- What is the aim of communicating my research?
- Who is my audience?
- What is their current position on the topic?
- What can I share with them that will capture their attention?
- What do I want to see as a result of them understanding my research?
These questions help to tailor research communication material. In our workshop, we provided participants with a workbook so that they could answer these questions and work on the message they wanted to communicate. A key feature of our workshops is that they are interactive, so you can ask any questions you have and at the end of the session, you have material you can refer back to in the future.
“The downloadable workbook is a very nice tool to think in a structured manner about how to communicate research and pinpoint your audience and approach of communicating” – Bram
Communicating with policymakers: the visual summary
In the workshop, we shared with the participants some of our very own case studies. We love to think about creative ways of communicating research and to inspire others to share knowledge (if you want to know more about this, you can have a look at our portfolio).
One of our favourite communication formats is the visual summary. This visual format is ideal for the demand-driven and push-mode scenarios. We like it because you can mix qualitative and quantitative data to create visually appealing documents.
During the event, we discussed the suggested structure for visual summaries based on our experience. It was great to have the opportunity of helping researchers in so many different areas to flesh out their own.
If you are interested in creating a visual summary of your research, you can use our Guide to Communicating Research Beyond Academia or contact us to start a collaboration!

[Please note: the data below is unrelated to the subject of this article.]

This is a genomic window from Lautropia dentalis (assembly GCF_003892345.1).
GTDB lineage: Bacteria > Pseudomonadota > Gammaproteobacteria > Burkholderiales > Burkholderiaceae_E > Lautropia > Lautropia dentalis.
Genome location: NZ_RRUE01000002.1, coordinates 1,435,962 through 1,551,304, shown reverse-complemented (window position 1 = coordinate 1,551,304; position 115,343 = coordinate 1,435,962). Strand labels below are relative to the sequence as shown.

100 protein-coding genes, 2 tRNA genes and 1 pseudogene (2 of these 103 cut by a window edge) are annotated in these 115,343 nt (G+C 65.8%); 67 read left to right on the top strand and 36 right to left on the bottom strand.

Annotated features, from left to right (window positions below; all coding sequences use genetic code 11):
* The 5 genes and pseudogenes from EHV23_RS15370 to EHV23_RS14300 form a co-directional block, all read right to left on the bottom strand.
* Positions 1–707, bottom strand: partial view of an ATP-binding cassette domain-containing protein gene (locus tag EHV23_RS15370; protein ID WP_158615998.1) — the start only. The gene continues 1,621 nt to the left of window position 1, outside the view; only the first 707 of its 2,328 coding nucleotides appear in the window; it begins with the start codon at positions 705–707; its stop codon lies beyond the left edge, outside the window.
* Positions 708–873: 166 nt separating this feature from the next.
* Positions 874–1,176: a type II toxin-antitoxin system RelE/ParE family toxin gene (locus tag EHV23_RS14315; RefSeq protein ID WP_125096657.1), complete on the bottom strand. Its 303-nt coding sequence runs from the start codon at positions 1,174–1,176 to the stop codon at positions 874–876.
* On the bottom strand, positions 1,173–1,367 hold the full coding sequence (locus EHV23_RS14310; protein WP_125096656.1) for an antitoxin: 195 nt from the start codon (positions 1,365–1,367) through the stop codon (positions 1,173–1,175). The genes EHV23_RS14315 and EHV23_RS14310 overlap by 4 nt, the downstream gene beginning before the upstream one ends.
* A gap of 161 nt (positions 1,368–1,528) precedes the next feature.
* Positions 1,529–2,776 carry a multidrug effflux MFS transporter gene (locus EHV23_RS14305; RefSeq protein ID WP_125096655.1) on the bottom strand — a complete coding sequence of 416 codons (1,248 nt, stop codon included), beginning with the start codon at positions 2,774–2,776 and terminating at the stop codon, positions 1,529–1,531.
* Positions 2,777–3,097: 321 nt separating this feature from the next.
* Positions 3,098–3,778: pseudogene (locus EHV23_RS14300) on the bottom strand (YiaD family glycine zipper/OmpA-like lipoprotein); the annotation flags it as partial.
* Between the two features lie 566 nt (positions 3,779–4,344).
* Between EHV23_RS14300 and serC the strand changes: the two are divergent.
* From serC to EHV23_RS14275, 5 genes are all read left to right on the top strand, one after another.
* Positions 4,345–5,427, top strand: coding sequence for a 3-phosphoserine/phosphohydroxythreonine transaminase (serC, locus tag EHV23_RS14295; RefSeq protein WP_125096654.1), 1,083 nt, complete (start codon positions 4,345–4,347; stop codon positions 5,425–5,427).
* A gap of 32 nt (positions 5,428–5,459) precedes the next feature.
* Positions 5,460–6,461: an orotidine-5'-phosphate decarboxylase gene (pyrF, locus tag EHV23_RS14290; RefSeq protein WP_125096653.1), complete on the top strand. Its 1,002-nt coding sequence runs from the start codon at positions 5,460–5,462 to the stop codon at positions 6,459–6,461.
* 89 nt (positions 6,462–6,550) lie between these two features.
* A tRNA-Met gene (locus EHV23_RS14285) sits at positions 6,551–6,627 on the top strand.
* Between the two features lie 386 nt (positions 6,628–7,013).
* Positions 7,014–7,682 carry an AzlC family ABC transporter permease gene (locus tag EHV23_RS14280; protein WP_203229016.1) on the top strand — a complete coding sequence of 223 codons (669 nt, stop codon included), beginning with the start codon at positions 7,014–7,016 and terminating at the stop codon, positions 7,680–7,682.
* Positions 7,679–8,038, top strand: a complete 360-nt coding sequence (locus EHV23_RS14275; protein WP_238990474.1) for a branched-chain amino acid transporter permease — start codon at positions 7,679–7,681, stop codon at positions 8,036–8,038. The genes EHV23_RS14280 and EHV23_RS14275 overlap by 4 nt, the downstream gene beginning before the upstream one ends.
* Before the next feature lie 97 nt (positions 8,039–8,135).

There are many tools available to create visually impactful and accessible documents. During the session, we showed some examples of what you can achieve with three tools and a brief introduction to one of our favourite software.
Another advantage of attending the workshop is that participants have the opportunity to get feedback from us on their material. If you take this training, rest assured that you are supported every step of the way.
Finally, we ended the training with general tips, a Q&A session and a feedback form. We are happy to share that participants enjoyed themselves.
“It has been extremely valuable in helping me to communicate my findings with policymakers in the future” – Omar N. C.
“The session gave me insight into how to influence practice and policy. It is mostly vague in other training sessions, now it was really clear” – Hannelore S.
A big thank you to all the attendees and the organisers of this event. We wish the best to the researchers in their efforts to reach policymakers and make a positive difference. We’re here to offer support as needed.
Many thanks to our Research Communicator, Phebe Bonilla, for writing this blog post.
Did you find this blog insightful? Does your university have a PhD day? Would you like Research Retold to take part or would you be interested to attend a training session like this?
If you are interested in our training sessions as a participant or for your institution, contact us! Write to firstname.lastname@example.org.